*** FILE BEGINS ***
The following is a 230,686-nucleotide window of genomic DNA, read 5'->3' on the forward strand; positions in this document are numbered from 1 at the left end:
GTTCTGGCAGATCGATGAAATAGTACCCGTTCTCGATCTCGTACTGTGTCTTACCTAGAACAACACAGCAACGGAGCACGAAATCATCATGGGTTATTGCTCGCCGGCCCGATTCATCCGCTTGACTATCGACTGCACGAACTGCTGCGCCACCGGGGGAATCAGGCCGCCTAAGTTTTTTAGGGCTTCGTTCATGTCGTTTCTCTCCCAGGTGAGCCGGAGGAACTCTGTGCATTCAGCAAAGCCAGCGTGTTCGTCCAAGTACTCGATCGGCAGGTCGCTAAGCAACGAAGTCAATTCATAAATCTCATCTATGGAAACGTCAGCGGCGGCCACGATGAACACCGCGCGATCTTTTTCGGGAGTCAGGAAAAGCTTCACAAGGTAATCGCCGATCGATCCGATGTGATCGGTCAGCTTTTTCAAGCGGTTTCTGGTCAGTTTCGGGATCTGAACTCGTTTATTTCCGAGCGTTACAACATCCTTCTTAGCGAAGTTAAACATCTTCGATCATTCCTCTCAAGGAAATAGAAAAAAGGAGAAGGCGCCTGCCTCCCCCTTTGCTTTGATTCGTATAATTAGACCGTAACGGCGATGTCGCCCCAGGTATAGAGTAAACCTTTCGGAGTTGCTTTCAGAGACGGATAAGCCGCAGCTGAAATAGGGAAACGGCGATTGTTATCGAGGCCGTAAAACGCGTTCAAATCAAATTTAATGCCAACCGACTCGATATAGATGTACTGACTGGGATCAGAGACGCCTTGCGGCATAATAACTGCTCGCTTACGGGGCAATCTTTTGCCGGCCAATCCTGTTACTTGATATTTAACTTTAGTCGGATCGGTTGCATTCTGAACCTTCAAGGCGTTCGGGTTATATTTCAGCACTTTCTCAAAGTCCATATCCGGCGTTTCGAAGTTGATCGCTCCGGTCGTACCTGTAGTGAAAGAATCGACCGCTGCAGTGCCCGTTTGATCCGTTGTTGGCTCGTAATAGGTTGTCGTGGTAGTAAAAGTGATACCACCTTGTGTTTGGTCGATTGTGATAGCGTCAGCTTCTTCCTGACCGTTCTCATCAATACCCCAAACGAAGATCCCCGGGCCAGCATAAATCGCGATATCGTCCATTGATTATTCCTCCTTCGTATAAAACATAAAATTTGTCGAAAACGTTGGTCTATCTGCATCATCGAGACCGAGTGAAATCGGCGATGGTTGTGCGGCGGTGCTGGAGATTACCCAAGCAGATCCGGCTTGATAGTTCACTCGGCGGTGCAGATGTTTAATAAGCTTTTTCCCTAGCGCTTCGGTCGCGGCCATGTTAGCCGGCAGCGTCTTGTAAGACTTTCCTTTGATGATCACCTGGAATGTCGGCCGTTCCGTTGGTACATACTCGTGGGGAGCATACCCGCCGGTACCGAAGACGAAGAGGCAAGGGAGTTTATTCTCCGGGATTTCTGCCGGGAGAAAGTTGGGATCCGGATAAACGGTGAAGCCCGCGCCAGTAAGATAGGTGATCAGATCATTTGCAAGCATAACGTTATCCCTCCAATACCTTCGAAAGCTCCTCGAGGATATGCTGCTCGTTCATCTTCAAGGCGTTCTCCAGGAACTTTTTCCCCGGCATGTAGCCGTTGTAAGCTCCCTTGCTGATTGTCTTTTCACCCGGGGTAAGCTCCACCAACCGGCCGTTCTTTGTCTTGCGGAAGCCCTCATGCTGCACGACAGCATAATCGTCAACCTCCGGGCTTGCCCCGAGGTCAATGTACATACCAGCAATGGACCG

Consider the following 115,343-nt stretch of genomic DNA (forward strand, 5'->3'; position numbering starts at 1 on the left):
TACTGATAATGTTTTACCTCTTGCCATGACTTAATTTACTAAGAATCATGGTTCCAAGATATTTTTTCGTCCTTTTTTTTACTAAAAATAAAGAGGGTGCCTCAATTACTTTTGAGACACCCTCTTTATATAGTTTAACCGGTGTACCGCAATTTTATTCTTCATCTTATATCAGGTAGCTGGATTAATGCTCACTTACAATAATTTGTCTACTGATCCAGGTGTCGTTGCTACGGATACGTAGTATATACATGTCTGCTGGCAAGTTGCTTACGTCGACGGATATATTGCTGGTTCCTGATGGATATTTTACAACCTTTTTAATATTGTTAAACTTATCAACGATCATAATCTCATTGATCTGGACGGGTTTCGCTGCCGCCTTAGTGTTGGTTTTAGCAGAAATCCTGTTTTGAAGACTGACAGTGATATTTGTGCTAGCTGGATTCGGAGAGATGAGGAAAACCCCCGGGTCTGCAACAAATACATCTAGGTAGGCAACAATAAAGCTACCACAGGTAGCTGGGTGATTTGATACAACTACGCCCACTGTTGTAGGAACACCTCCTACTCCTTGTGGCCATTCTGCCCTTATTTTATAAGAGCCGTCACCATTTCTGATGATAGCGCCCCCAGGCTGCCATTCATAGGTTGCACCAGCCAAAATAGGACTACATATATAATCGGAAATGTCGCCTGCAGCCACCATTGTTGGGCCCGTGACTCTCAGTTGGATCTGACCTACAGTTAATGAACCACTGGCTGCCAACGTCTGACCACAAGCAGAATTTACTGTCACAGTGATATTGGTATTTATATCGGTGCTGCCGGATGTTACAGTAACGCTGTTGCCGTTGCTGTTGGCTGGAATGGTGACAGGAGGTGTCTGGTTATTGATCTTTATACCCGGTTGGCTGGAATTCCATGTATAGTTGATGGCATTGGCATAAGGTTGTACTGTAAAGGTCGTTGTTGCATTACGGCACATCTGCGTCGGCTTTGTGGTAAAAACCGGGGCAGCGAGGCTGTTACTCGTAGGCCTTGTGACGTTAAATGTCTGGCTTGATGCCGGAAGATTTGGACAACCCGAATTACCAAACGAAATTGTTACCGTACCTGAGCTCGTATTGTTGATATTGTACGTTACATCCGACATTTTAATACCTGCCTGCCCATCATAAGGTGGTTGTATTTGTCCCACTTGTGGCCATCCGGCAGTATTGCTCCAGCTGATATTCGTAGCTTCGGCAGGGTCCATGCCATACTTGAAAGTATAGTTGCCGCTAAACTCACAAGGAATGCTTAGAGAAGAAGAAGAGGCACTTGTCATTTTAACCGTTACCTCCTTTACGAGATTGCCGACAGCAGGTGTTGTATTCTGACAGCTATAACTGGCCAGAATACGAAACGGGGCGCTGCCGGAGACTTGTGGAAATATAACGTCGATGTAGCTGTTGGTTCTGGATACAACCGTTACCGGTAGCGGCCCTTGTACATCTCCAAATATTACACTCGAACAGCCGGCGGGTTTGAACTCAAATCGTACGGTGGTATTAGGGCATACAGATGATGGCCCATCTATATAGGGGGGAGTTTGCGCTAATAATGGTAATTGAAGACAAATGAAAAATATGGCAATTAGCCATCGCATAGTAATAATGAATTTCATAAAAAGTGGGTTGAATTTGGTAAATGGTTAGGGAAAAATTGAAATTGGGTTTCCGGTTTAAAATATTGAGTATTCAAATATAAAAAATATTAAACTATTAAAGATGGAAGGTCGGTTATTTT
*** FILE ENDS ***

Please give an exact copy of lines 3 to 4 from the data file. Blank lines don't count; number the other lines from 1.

Consider the following 115,343-nt stretch of genomic DNA (forward strand, 5'->3'; position numbering starts at 1 on the left):
TACTGATAATGTTTTACCTCTTGCCATGACTTAATTTACTAAGAATCATGGTTCCAAGATATTTTTTCGTCCTTTTTTTTACTAAAAATAAAGAGGGTGCCTCAATTACTTTTGAGACACCCTCTTTATATAGTTTAACCGGTGTACCGCAATTTTATTCTTCATCTTATATCAGGTAGCTGGATTAATGCTCACTTACAATAATTTGTCTACTGATCCAGGTGTCGTTGCTACGGATACGTAGTATATACATGTCTGCTGGCAAGTTGCTTACGTCGACGGATATATTGCTGGTTCCTGATGGATATTTTACAACCTTTTTAATATTGTTAAACTTATCAACGATCATAATCTCATTGATCTGGACGGGTTTCGCTGCCGCCTTAGTGTTGGTTTTAGCAGAAATCCTGTTTTGAAGACTGACAGTGATATTTGTGCTAGCTGGATTCGGAGAGATGAGGAAAACCCCCGGGTCTGCAACAAATACATCTAGGTAGGCAACAATAAAGCTACCACAGGTAGCTGGGTGATTTGATACAACTACGCCCACTGTTGTAGGAACACCTCCTACTCCTTGTGGCCATTCTGCCCTTATTTTATAAGAGCCGTCACCATTTCTGATGATAGCGCCCCCAGGCTGCCATTCATAGGTTGCACCAGCCAAAATAGGACTACATATATAATCGGAAATGTCGCCTGCAGCCACCATTGTTGGGCCCGTGACTCTCAGTTGGATCTGACCTACAGTTAATGAACCACTGGCTGCCAACGTCTGACCACAAGCAGAATTTACTGTCACAGTGATATTGGTATTTATATCGGTGCTGCCGGATGTTACAGTAACGCTGTTGCCGTTGCTGTTGGCTGGAATGGTGACAGGAGGTGTCTGGTTATTGATCTTTATACCCGGTTGGCTGGAATTCCATGTATAGTTGATGGCATTGGCATAAGGTTGTACTGTAAAGGTCGTTGTTGCATTACGGCACATCTGCGTCGGCTTTGTGGTAAAAACCGGGGCAGCGAGGCTGTTACTCGTAGGCCTTGTGACGTTAAATGTCTGGCTTGATGCCGGAAGATTTGGACAACCCGAATTACCAAACGAAATTGTTACCGTACCTGAGCTCGTATTGTTGATATTGTACGTTACATCCGACATTTTAATACCTGCCTGCCCATCATAAGGTGGTTGTATTTGTCCCACTTGTGGCCATCCGGCAGTATTGCTCCAGCTGATATTCGTAGCTTCGGCAGGGTCCATGCCATACTTGAAAGTATAGTTGCCGCTAAACTCACAAGGAATGCTTAGAGAAGAAGAAGAGGCACTTGTCATTTTAACCGTTACCTCCTTTACGAGATTGCCGACAGCAGGTGTTGTATTCTGACAGCTATAACTGGCCAGAATACGAAACGGGGCGCTGCCGGAGACTTGTGGAAATATAACGTCGATGTAGCTGTTGGTTCTGGATACAACCGTTACCGGTAGCGGCCCTTGTACATCTCCAAATATTACACTCGAACAGCCGGCGGGTTTGAACTCAAATCGTACGGTGGTATTAGGGCATACAGATGATGGCCCATCTATATAGGGGGGAGTTTGCGCTAATAATGGTAATTGAAGACAAATGAAAAATATGGCAATTAGCCATCGCATAGTAATAATGAATTTCATAAAAAGTGGGTTGAATTTGGTAAATGGTTAGGGAAAAATTGAAATTGGGTTTCCGGTTTAAAATATTGAGTATTCAAATATAAAAAATATTAAACTATTAAAGATGGAAGGTCGGTTATTTT